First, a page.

It seems nothing in Marlowe's name was ever registered with the Stationers' Office until after his presumed death, and nearly all of his plays were first published posthumously. Overall, the argument that Marlowe was Marlowe may be weaker than the argument that Shakespeare was Shakespeare. In other words, Marlowe's supporters probably have it backwards. "Christopher Marlowe" would have been the first pen name of the real Shakespeare, who slowly transitioned to "William Shakespeare" as and when William of Stratford proved himself trustworthy. For sure, it was nice of Marlowe to free up his name by volunteering for a one-way voyage out to sea, but this name could not go on supporting plays indefinitely.

In 1587, Marlowe was awarded a Master of Arts degree from Cambridge by commendation of the queen's Privy Council, for unidentified secret services provided to the crown. For such a gift from the highest places, Marlowe must have surely been involved in the big issue of the day: preparations to combat the anticipated Spanish invasion of England. As it turns out, the Spanish Armada was battered (in 1588) before it could shelter the foot-soldier barges into England, but this was not known at the time. Unfortunately, however, there appears to be no documentation regarding Marlowe's vast experience in naval combat. Perhaps Marlowe merely offered services to the real Shakespeare, who in turn offered services to the crown.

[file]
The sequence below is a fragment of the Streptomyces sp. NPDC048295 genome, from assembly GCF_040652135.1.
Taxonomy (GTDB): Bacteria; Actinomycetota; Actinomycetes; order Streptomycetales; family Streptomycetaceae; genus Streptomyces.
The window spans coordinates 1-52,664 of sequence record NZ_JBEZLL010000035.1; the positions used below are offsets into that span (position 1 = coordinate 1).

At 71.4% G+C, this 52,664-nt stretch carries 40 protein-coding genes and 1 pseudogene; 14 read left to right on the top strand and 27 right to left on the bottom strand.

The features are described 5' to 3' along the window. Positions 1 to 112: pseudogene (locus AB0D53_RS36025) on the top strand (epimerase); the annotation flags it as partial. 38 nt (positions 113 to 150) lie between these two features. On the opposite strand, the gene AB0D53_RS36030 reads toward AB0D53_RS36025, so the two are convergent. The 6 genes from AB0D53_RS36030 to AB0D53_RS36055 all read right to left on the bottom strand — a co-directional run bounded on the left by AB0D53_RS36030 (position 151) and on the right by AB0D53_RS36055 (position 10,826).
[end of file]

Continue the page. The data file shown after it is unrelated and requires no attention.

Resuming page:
One can only wonder if "Armado, a soldier, a man of travel, that hath seen the world," the Spanish protagonist of "Love's Labour's Lost," alludes to that widely-traveled and strategically-brilliant Spanish fleet commander who just happened to be living in England during the early years of the undeclared war with Spain. This Spaniard is known to have had a long conversation with Elizabeth, queen of England, is known to have become a friend of Sir Walter Raleigh, and, moreover, there are indications that he also became the friend of an aspiring playwright, who certainly was not Marlowe, then only a college schoolboy far from the scene of action.